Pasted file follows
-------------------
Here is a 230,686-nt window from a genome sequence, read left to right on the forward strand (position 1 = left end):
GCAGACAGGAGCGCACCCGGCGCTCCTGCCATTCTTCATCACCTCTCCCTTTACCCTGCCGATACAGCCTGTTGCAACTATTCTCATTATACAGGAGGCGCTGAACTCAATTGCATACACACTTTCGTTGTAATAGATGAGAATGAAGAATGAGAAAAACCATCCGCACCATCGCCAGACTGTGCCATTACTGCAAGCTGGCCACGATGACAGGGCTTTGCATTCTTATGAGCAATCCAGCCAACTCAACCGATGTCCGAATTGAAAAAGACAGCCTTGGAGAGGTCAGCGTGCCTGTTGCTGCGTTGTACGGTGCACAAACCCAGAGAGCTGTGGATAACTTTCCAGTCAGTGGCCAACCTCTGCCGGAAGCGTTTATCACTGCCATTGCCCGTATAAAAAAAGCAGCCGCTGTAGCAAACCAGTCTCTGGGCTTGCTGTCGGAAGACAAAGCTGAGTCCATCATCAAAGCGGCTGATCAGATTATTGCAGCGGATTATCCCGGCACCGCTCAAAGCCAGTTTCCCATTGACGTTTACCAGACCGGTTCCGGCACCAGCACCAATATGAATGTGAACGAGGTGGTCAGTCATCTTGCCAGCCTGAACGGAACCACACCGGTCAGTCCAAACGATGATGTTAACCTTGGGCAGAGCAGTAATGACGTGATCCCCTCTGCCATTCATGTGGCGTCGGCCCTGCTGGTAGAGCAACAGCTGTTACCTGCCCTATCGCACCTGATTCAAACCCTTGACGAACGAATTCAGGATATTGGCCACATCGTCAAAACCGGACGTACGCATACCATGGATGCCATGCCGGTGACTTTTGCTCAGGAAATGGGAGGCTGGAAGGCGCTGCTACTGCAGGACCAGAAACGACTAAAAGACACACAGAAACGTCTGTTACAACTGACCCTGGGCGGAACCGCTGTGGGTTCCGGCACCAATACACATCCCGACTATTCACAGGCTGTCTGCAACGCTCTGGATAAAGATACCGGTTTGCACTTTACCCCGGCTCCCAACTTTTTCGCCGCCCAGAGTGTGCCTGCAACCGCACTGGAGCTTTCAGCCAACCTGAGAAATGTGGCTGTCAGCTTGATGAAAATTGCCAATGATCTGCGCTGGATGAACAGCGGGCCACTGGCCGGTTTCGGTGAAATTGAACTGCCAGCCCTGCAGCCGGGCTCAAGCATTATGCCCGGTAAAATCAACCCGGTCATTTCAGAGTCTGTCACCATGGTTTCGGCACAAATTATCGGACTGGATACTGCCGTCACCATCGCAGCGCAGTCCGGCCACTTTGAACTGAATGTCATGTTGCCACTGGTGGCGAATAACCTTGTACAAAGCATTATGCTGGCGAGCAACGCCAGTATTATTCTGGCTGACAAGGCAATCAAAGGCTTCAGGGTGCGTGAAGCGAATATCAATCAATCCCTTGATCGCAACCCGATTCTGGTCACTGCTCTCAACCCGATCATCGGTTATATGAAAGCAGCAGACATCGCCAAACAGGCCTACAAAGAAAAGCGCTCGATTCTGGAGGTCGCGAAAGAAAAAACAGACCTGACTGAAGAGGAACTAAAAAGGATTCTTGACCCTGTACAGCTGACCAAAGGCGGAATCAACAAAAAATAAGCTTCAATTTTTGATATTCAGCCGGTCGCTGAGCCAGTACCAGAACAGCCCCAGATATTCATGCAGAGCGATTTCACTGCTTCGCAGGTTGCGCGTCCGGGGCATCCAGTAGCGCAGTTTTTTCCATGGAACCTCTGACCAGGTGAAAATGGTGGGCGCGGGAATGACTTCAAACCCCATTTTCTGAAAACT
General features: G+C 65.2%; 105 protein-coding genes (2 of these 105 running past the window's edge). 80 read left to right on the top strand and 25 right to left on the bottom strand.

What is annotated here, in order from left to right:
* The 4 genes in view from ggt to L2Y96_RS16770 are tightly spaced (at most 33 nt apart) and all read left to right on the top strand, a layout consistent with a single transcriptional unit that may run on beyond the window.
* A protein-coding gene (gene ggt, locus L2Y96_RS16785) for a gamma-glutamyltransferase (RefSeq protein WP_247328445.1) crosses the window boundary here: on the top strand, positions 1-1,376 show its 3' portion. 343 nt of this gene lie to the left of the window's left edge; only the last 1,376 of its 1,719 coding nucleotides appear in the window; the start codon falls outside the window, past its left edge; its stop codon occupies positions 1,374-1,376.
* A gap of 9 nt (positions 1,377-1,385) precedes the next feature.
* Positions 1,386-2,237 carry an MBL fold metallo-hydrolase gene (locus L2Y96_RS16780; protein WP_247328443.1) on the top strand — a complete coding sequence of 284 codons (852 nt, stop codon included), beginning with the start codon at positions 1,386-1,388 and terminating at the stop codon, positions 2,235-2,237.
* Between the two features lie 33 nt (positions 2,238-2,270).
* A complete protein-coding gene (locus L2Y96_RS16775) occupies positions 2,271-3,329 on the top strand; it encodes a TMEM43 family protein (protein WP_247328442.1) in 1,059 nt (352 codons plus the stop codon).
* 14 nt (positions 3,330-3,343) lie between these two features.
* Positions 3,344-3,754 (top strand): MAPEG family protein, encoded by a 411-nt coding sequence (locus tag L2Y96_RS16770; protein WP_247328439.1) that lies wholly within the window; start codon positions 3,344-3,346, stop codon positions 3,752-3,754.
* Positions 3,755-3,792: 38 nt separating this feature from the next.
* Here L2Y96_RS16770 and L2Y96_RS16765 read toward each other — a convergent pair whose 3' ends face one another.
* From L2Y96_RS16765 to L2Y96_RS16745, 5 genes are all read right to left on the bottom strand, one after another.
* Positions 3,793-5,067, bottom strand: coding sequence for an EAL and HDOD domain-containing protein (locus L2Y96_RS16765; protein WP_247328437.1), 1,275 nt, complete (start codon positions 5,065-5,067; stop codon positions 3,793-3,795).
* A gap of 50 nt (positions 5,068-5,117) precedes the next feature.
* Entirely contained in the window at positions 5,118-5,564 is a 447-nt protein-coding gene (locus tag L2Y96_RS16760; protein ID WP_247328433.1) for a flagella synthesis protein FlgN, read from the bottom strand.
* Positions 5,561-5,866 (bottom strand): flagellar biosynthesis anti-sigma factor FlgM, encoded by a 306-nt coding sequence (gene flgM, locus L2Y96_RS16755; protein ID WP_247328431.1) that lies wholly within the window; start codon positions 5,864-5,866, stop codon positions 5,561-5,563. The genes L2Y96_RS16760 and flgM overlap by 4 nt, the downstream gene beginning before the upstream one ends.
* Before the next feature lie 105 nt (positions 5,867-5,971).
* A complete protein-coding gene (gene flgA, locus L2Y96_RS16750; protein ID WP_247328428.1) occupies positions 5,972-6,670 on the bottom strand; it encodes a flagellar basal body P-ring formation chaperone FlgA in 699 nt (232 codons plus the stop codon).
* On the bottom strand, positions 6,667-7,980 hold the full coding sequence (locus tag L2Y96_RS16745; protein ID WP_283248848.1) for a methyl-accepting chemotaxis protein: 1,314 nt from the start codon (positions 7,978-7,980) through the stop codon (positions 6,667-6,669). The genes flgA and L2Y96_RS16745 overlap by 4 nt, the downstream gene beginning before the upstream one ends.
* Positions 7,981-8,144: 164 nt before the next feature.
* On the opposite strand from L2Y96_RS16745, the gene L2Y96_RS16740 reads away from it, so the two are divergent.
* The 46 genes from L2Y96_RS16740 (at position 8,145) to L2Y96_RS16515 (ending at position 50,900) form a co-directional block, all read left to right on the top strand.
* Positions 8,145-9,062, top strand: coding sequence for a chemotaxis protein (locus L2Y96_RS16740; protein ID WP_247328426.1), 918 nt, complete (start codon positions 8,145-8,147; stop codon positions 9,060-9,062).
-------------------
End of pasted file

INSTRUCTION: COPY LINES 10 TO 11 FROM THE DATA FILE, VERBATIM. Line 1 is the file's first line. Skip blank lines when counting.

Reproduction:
* A complete protein-coding gene (locus L2Y96_RS16775) occupies positions 2,271-3,329 on the top strand; it encodes a TMEM43 family protein (protein WP_247328442.1) in 1,059 nt (352 codons plus the stop codon).
* 14 nt (positions 3,330-3,343) lie between these two features.